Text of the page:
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The price of a loaf of bread

It is of course the standard interviewer ambush, what is the price of a loaf of bread or a pint of milk? Few politicians can answer such a question unless well-prepared. On its own the answer or lack of it reveals little of substance.

Yet it matters in a time of austerity, when the poorest are being pressed the hardest and made to pay for the financial sins of others.

A hard pressed mother or father watching the pennies is very much aware of the price of a loaf of bread. I should say they know the price of loaves of bread and they know the price of having to choose the least nutritional option.

So when politicians demonstrate their inability to answer, it demonstrates their distance from the hard realities of life. They clearly do not understand the pain and suffering of the poorest.

If there is an economic recovery, it isn't yet being experienced by people in general who are still feeling financially squeezed. And this is the problem for the coalition. The feel good factor is hard to find. Millions can find only part-time employment, often at wages lower than the statutory minimum. Their rents are rising as is the cost of living in general.

Far from being sympathetic, government ministers brand the poor feckless and work-shy and in 'welfare dependency'. Not only are the poorest on low earnings, but their benefits have been cut. The poor know the price of a loaf of bread or a pint of milk!

It isn't so much whether a politician 'knows' the price of a loaf of bread that matters. It is whether they can demonstrate by their response an understanding of the difficulties faced by the poorest.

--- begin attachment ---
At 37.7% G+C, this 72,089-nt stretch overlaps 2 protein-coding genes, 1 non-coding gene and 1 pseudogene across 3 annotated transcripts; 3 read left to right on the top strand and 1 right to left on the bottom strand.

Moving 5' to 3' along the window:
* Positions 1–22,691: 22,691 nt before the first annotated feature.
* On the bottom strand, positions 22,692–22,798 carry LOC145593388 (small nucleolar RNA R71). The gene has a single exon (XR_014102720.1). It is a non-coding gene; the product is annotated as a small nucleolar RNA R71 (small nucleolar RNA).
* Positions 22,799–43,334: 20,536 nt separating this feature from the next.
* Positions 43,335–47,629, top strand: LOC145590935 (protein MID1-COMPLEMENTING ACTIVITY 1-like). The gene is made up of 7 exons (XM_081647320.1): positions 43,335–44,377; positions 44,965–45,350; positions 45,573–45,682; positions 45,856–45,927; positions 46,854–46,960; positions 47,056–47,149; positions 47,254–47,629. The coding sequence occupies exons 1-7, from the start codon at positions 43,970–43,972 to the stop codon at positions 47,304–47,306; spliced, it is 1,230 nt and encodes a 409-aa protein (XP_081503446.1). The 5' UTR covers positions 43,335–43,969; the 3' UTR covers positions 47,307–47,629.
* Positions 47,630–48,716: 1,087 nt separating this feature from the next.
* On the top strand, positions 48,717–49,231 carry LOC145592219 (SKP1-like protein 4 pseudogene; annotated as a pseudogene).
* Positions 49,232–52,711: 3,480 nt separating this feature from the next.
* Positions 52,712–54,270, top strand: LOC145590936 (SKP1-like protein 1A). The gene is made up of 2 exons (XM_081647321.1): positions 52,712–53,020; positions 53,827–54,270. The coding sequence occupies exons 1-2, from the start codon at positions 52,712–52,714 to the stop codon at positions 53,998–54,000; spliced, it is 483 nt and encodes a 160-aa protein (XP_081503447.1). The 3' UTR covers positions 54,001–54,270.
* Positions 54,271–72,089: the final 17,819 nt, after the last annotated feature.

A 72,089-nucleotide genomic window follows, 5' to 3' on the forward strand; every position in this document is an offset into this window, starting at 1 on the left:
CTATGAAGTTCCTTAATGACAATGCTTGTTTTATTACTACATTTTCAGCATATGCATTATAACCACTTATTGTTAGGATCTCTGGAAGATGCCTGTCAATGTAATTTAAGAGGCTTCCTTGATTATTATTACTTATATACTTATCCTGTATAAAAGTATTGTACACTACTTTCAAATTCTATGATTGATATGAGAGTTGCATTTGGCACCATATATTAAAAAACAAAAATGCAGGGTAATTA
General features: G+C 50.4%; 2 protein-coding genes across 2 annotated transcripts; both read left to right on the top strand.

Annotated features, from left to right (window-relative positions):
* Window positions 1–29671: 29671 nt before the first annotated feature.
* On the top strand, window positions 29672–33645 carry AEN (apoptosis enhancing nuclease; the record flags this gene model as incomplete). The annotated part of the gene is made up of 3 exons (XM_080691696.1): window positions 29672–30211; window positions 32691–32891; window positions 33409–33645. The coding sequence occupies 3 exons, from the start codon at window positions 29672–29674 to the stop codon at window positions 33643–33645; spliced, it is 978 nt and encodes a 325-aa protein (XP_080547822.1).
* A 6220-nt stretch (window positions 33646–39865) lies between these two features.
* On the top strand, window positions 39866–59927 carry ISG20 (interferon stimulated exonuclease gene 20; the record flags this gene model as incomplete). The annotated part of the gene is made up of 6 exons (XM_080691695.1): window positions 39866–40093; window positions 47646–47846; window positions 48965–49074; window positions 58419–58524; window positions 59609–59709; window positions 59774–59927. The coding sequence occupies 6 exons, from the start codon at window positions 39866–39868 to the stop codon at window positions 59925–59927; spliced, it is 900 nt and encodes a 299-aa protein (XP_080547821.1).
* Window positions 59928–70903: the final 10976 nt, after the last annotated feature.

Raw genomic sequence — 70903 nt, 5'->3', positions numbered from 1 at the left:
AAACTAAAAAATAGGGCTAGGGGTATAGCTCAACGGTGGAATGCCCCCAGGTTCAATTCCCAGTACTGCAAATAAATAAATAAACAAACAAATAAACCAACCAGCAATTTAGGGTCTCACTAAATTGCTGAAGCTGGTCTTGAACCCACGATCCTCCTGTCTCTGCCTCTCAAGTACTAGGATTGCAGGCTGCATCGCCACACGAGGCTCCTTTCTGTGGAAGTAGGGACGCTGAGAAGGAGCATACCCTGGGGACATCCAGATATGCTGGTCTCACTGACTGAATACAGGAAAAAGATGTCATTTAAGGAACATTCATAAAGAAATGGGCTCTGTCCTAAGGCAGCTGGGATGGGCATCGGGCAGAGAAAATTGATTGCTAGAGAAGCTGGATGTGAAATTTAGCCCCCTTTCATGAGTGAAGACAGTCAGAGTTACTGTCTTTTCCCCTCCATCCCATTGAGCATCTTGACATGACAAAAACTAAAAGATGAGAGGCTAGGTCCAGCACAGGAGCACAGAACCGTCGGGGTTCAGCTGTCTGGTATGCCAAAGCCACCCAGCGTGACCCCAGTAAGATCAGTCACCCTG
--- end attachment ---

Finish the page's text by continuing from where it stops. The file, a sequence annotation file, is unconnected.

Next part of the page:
Members of this government signally fail to demonstrate such understanding. Boris Johnson brushed the question off as if it didn't really matter, or that it was some kind of funny business on a panel game show. Ian Duncan Smith blames the poor for their poverty.

The poor suffer from some kind of Victorian disease called 'welfare dependency' from which they need to be shaken. The unemployed need to be forced into slave labour in return for their benefits. The story is told of the unemployed failing to look for work. This is nonsense of course because many do find work, but for the majority it is either part-time or at best temporary.

The rich get richer and the poor get poorer, yet the government not only behave as if this doesn't matter, but that it is something about which we should rejoice. Let's not blame the rich for the mess we are in, rather we should admire them for making money. Yet, for the rich to make money is pretty easy stuff compared to the difficulty of raising a family on the minimum wage and still finding time to help others.

It is time we readjusted our values. It is time we knew the price of a loaf of bread.


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